“So do you want to order anything or did you just come in to smoke your stuff in here?”
“Yah,” he said with a smirk. “Get me a coffee with milk, no sugar, and a sandwich please.” The waitress took his order and walked back to the kitchen. She came back and walked up to the counter where Ernest was sitting. He had his head bobbed down.
“Who do you think you are?” She placed her hands on the counter. “I mean, you come in here trying to smoke that in here like it’s no big deal. What’s wrong with you?”
Ernest looked up. He looked at the waitress and shrugged his shoulders. “I don’t know.” he said.
“You know you can’t smoke that anywhere around here, right? Why would you even consider that a good idea? Imagine if the cops decided to come in here? They would beat you to death and shove that joint down your throat.”
“I suppose that wouldn’t be a good way to go out, would it?”
“Maybe you’re looking for a beating aren’t you?” she asked. Ernest stayed silent. Before she added, “Cómo te llamas? My name is Camilla.” She pointed to the round white name tag on her chest. It read “CAMILLA.”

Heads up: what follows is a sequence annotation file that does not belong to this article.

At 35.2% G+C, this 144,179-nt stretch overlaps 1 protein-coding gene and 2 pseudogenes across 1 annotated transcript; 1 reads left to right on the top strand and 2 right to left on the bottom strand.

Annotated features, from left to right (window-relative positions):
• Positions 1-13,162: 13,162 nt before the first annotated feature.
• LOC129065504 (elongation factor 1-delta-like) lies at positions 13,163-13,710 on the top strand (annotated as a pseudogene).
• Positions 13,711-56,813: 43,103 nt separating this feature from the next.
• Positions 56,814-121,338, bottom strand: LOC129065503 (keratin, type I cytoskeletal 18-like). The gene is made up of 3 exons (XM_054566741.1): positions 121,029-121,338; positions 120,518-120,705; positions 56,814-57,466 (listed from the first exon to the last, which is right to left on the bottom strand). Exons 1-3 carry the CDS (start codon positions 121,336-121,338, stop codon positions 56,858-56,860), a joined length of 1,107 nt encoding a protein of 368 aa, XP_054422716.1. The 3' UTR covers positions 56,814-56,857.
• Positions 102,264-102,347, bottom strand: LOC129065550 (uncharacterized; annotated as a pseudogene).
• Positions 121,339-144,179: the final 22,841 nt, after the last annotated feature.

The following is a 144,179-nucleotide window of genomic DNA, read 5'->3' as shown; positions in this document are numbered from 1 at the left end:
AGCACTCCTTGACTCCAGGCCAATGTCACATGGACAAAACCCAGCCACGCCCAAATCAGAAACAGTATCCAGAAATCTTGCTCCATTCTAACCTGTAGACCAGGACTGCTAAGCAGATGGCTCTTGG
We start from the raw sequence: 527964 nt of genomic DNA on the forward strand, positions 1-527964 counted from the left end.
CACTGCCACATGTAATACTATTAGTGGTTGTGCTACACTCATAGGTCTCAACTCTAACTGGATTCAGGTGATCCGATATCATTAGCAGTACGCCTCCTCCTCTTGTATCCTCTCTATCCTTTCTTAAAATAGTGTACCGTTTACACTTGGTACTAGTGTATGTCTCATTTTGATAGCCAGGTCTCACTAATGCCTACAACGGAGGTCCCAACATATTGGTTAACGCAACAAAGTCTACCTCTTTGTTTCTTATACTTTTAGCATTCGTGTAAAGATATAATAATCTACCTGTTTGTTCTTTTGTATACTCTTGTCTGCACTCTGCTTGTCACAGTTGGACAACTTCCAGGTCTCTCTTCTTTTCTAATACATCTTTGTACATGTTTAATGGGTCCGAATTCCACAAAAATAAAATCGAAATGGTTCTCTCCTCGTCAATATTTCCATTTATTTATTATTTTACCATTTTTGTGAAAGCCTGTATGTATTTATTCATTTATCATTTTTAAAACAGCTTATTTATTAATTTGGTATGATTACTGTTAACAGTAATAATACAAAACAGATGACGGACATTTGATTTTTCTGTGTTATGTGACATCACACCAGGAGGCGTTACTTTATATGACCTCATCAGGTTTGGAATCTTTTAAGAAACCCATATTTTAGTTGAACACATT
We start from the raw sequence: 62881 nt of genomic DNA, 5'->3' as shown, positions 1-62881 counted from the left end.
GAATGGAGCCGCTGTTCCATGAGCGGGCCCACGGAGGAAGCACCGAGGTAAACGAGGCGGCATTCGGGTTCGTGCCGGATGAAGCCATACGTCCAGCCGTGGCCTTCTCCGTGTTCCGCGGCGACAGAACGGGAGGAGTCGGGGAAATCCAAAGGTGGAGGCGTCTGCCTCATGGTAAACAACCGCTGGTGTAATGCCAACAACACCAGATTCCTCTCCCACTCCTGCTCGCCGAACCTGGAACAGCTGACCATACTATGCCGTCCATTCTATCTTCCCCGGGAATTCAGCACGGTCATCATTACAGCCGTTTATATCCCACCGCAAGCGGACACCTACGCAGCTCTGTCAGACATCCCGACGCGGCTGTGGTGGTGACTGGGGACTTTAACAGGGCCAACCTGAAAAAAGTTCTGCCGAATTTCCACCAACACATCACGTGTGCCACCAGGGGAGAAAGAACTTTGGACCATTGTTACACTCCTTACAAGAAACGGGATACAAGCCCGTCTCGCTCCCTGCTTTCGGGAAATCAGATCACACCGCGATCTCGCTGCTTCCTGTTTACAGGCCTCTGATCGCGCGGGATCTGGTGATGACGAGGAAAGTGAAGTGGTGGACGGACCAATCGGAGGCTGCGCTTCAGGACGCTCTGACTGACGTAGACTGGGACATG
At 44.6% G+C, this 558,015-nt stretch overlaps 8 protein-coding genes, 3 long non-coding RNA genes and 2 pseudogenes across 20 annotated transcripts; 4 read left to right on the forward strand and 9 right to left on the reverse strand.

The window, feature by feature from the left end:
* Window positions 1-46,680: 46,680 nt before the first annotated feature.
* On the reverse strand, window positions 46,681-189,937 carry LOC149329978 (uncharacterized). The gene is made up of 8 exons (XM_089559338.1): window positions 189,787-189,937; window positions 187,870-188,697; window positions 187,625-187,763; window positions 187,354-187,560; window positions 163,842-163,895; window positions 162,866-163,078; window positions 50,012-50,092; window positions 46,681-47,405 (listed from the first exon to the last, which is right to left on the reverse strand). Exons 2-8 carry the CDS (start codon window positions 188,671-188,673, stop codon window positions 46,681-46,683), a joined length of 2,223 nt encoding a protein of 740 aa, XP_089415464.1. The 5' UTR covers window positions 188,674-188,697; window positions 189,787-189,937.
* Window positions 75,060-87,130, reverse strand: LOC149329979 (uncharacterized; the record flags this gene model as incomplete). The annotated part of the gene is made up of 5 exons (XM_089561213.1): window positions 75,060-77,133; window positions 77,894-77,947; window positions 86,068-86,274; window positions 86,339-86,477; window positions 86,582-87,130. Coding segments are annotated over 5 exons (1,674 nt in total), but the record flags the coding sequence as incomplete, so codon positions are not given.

“My name’s Ernest”
“Why are you coming in by yourself this late, Ernest?” her demeanor relaxed.
“I got in town earlier today. I haven’t eaten anything since last night. I got tired of drinking alone and I got hungry. What else does anyone else come to do inside an All-Night Diner?”
“I suppose you’re right,” she said. “How old are you, anyway?”
“I’m twenty-four,” Enest responded with a smile. “But I feel old. I feel old in every sense of the word. I can’t shake the feeling that I’m not doing this life thing right, yah know”
“The times won’t help much,” she said. “Plus you probably drink too much.”
“I don’t drink too much. How can you say that so confidently?”
“Mmm, because I know,” she said. “But it’s alright, I’m not judging you.”
Ernest stayed silent for a few seconds before adding, “Yah know, I really wish I was here during the riots a few years back. Maybe I could have helped or maybe I would’ve just gotten beat and thrown into jail. It pisses me off thinking about it. I’ve been thinking about it since I got into town.”